Age Cohort Meeting 1: We explored the meaning of service to us. Our group was small and we were able to get to know each other rather well. Our task was to answer the question: How have you and your friends used service as a means to support change and work for peace? Answers went from working at the White house to doing pinwheels for peace.

The day ended with open mike: Approaching Service through Music. I was told that it went very well, but I was too tired and went to bed.

Shinnyo-en Retreat: July 23

Traveled with Emily and Sarah. We had a good flight, but getting the assigned complementary taxi from the airport took too much time.

It was nice to see the recycling programs at airports.

We will not stay at the Ramada Inn at the airport anymore. Jeanie arrived early and took a tour of Alcatraz.

Tuesday, July 7, 2009

Saturday June 27: Final Day of Conference

From Andy Furco's Presentation
Critical reality of service-learning
a. Marginalized practice
b. Poorly understood among teachers and educators
c. Confusion with community service and volunteerism

Community Service/Volunteerism focuses on service and the intended
beneficiary is the recipient of service.

Service-Learning: The primary intended recipient of the service is the
provider of service. It is a win/win reciprocal opportunity When classroom
learning with community based learning = soft service learning

d. Service learning is only indirectly connected to teacher certification.
It has to be direct!

e. Teachers do not use s-l once they are in the field of their content work.

f. Improvements on academic achievement are mixed at best. It does create
the conditions for higher academic achievement. The goal is not to talk
service-learning but how service-learning is the vehicle to academic
achievement. There is a need for greater service-learning leadership in
secondary and elementary grades because there is a global dissatisfaction
with education. Students are bored with schools because classes are
irrelevant to real life. Do not do service learning, help people see service
learning as the vehicle for the "big issues: building an engaged university,
student involvement and participation in community, how service learning is
a vehicle to achieve those goals how it is tied to the bigger issues, the
bigger agenda

Developing leaders for School and Community: The presentation was for their
own reality in developing a leadership component through service learning,
but the practical application of it is how this presentation could change
the structure of YAC. Yac members could assume a role of faculty liaison,
look for community partnerships, resources, be reflectors, logistics and
transportation. Each YAC member for an area of the school they enjoy the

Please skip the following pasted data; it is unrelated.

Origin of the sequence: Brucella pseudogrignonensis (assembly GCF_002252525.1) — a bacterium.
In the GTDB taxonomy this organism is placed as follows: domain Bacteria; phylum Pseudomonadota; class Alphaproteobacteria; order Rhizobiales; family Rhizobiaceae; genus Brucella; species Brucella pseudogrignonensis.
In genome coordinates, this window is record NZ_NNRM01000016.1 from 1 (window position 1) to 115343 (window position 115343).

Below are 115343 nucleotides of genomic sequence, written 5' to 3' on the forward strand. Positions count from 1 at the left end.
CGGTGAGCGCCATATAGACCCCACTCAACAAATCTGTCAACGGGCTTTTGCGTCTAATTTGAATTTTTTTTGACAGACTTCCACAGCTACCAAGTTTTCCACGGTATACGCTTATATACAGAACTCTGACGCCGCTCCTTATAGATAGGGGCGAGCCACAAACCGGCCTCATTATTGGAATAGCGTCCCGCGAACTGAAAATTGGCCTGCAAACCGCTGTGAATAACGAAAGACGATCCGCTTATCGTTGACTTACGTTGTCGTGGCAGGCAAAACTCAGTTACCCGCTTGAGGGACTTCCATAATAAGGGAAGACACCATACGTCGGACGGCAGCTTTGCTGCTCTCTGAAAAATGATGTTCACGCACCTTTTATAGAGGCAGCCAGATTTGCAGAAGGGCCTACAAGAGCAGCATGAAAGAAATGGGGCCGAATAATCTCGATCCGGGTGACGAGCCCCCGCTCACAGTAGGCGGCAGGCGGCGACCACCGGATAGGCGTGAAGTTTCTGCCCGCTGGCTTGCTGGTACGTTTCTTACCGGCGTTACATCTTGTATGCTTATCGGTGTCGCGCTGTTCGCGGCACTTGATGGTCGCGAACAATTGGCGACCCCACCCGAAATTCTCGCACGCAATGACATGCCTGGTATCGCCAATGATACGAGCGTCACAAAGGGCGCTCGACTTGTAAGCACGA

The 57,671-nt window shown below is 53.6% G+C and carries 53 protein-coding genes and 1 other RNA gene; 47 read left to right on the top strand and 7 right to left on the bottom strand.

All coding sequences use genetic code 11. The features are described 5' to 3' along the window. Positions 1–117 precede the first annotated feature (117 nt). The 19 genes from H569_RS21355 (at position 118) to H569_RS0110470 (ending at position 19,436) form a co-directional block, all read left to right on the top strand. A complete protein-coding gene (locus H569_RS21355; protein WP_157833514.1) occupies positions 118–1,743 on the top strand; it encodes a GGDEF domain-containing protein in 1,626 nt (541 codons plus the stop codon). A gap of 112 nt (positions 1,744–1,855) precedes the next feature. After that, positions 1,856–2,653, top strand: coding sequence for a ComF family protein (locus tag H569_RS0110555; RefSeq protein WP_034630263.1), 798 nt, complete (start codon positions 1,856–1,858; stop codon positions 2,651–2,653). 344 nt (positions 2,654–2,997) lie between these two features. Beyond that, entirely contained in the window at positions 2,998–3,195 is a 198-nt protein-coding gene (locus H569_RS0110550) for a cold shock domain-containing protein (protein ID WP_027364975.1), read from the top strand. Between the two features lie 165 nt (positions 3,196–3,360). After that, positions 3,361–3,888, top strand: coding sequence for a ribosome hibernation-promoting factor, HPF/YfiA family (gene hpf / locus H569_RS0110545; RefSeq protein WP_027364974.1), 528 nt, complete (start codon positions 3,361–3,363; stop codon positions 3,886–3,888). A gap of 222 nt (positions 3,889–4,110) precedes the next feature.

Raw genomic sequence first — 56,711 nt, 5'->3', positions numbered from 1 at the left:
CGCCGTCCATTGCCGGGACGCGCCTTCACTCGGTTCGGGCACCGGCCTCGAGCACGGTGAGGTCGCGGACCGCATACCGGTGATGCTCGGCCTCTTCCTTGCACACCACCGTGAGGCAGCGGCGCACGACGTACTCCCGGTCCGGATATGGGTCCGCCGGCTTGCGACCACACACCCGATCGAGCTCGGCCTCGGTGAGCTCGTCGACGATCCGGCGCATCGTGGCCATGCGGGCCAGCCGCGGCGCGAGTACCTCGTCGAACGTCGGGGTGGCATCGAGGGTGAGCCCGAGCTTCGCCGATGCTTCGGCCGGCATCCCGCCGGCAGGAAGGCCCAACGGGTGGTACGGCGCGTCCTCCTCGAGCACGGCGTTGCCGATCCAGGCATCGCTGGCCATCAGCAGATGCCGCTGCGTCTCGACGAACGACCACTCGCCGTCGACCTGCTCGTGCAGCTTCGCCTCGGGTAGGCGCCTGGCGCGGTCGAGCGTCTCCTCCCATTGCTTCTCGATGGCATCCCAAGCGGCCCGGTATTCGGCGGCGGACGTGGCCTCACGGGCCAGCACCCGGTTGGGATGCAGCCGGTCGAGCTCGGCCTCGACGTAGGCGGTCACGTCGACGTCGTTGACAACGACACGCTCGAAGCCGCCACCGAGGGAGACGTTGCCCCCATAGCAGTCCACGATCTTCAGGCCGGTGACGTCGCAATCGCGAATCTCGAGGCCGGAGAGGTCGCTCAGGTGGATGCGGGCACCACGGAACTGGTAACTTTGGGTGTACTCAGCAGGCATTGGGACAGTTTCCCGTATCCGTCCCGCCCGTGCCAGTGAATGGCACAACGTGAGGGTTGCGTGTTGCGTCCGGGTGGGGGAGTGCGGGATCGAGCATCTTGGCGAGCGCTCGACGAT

The Villanoba experience with Understanding Diversity is one I would recommend Zainab to explore in combination with a Video contest. Here YAC projects need to develop partnerships with university students to explore a "big issue together." The example was a sucess story with great presentations from the students from Villanoba. Resource: University of PA, Netter Center, conference in June had a model from an Oklahoma University

Get Enganged: Bruger Kaye Presenter

Talk does not cook rice!!! When spiders webbs are tied together, they can trap a lion!!!

Words----Idea-----Action Teachin is political---Create models of change!

In 5-10 words described your service-learning program goal! Empower youth to lead for peace. Then move to another table and circle one word in the person's statement and create a new perspective that helps the first statement. Enable students to ACT in ways that make a difference. Make a difference by helping your neighbor. Was an example

5 minute think tank: Turns all kids into question askers!!!

s (heart) + L(crown) == Peace (world)

Assessment of needs
Use the 4 ways to research

1. Read (any library or internet source)
2. Observe-visit the place, experience the partner
3. Interview: Experts in the community, the need, the goal
4. Survey

Share your quote with a friend
b. One minute think tank
c. Build a theory
d. Define this with a bumper sticker

Friday, June 26

Opening Plenary: Anne Sliwaka was unable to attend. Jake and I heard a panel of speakers that covered IB requirements and the training of the teacher of the future. The messages were to interrogate what we do, how we do it and why we do it. One question was the underlining resut of the panel presentations: How can we produce teachers as agents of change.

Regarding research the questions were: How can the gap between academia and schooling could be bridged? Teachers must read their own work site, instead of having interpretations done entirely by researchers. Schools (teachers, students, parents) should be involved in the research. Schools should not be treated as laboratories. We need to learn from the journey, build resilliance. It is hard work and we must have the disposition to stick to it because it is good for the kids. We must not be afraid of failure. Failure is a learning experience too, the real failure is not having a learning experience.